In an open access, online paper, the Journal of Digital Imaging published the results of a peer-reviewed article called, “Improved Appropriateness of Advanced Diagnostic Imaging After Implementation of Clinical Decision Support Mechanism.” The study evaluates the relationship between clinical decision support mechanism (CDSM) and imaging appropriateness ratings within hospitals and health systems.
The authors concluded that “The positive association of increased CDSM exposure with improved requisition appropriateness scores supports CDSM consultation for high-cost imaging.”
This is the largest study of Clinical Decision Support (CDS) data on imaging appropriateness performed to date. It includes data from 288 US institutions collected from January 1, 2017 to December 31, 2019 and features 7,345,437 unique imaging requisitions in the observational analyses.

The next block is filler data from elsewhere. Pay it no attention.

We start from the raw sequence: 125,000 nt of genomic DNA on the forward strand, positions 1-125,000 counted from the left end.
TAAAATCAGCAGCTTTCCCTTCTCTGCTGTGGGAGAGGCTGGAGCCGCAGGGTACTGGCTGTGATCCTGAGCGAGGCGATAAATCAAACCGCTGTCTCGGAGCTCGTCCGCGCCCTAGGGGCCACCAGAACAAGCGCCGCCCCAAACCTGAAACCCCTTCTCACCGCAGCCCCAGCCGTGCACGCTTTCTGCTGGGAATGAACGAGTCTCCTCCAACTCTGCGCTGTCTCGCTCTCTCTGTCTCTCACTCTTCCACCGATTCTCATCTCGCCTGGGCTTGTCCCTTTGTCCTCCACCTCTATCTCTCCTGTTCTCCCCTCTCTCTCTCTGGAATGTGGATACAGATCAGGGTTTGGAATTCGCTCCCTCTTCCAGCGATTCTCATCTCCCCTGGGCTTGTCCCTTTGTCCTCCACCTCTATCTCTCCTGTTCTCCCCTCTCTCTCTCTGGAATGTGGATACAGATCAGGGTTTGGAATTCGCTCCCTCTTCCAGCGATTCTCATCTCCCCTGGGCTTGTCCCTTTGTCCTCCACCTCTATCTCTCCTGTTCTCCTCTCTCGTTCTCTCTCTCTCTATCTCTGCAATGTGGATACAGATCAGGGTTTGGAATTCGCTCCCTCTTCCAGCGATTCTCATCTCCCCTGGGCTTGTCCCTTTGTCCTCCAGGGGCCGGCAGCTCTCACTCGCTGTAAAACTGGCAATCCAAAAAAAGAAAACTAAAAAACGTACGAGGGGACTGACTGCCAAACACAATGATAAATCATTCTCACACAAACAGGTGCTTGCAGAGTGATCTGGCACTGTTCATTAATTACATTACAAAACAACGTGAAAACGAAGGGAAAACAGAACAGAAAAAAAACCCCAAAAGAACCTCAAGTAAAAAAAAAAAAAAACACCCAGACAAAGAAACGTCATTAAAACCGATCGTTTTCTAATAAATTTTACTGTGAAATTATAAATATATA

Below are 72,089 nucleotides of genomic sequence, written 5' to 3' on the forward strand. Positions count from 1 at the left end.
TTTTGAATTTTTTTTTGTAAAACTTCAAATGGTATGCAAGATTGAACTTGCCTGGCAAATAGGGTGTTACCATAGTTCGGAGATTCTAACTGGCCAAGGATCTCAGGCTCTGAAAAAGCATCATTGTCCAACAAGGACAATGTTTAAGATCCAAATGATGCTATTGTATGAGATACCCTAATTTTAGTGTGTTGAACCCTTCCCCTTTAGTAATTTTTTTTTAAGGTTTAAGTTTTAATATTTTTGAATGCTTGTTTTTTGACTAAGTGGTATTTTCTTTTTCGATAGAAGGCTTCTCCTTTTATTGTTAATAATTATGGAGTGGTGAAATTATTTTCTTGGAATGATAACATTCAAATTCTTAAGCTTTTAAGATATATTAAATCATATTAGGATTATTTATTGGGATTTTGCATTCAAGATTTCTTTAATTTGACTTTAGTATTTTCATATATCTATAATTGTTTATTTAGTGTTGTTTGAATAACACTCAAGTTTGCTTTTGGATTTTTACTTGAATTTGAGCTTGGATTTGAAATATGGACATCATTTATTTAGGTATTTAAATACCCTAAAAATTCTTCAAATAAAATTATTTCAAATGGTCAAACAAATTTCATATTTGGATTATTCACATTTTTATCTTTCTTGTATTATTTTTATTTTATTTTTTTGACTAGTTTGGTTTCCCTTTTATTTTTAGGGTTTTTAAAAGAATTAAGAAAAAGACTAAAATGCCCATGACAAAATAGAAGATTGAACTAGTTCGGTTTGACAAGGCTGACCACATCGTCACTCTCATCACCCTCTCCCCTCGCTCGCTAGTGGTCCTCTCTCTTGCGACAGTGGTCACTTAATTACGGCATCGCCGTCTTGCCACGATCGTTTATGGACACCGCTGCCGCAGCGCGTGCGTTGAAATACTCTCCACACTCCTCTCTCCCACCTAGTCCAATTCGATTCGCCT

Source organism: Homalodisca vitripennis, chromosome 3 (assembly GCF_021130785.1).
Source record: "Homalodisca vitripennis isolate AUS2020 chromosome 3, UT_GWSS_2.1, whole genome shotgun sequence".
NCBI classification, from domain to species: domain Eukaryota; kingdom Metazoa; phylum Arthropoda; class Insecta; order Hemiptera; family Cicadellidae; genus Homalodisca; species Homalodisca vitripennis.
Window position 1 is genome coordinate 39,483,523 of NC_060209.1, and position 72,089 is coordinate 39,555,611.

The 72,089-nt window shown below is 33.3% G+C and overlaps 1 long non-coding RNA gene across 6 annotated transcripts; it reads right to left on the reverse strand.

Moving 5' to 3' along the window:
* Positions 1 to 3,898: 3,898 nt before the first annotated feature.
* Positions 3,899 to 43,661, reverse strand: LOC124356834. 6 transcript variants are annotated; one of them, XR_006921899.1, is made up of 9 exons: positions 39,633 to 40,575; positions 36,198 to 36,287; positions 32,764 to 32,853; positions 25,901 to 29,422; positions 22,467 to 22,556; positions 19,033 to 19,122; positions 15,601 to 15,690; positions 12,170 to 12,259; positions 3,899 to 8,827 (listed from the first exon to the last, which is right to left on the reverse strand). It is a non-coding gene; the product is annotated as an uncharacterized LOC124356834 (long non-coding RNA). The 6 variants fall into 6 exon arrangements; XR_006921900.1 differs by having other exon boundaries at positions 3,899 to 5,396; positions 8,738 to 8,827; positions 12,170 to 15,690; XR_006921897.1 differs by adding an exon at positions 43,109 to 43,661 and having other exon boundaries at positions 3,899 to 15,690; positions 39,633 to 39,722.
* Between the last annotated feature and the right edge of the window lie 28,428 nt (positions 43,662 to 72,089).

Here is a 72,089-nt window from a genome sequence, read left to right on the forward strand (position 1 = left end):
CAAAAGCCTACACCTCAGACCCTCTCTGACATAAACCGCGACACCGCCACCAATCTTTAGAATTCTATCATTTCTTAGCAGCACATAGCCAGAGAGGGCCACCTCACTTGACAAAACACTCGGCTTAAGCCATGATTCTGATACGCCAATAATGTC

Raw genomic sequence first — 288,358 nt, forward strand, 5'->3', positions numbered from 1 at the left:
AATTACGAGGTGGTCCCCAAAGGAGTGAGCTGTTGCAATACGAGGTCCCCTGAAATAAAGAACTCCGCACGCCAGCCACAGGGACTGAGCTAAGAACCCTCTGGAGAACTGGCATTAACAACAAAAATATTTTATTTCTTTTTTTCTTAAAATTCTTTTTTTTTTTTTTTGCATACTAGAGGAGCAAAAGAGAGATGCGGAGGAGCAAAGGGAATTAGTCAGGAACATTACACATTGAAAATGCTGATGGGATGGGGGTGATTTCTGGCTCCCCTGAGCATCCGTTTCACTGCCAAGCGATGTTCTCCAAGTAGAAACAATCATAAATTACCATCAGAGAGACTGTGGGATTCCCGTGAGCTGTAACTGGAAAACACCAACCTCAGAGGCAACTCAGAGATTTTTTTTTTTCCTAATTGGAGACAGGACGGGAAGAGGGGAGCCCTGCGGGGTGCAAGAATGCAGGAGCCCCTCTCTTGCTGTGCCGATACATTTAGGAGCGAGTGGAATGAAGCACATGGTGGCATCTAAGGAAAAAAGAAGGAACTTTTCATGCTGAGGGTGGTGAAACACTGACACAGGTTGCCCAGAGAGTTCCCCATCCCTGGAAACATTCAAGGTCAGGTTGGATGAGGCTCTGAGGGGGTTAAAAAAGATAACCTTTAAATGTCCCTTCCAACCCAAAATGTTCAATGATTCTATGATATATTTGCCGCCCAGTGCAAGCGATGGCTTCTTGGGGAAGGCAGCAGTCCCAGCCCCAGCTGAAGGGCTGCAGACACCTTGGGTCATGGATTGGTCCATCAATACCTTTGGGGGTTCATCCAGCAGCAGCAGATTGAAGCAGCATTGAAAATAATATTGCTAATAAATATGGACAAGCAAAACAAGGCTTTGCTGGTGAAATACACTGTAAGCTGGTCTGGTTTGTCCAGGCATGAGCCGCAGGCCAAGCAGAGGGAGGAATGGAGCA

The study tracks and aggregates changes in appropriateness score as a function of CDS exposure – and not with respect to time. This may set a standard of how to analyze CDS workflows going forward as a reliable methodology.
It measured changes in appropriateness of imaging requisitions for CT, MRI, ultrasound, and nuclear medicine among four appropriateness categories: “usually appropriate” [green], “may be appropriate” [yellow], “usually not appropriate” [red], and unmapped [gray].
Providers with the greatest exposure to CDS selected imaging studies identified as “usually appropriate” a significant 8.5% more than providers with the least exposure reflecting the impact CDS can have on physician practice.
The study’s validation of CDS efficacy to improve appropriateness supports the goals of PAMA to enable an alternate method to control imaging expenditure without prior authorization or reimbursement cuts. A 2014 federal mandate via section 218(b) of the Protecting Access to Medicare Act (PAMA, 42 CFR 414.94.) drove national adoption of CDS.Back To Top
Clinical Decision Support Improves Appropriate Use of Advanced Diagnostic Imaging. Appl Radiol.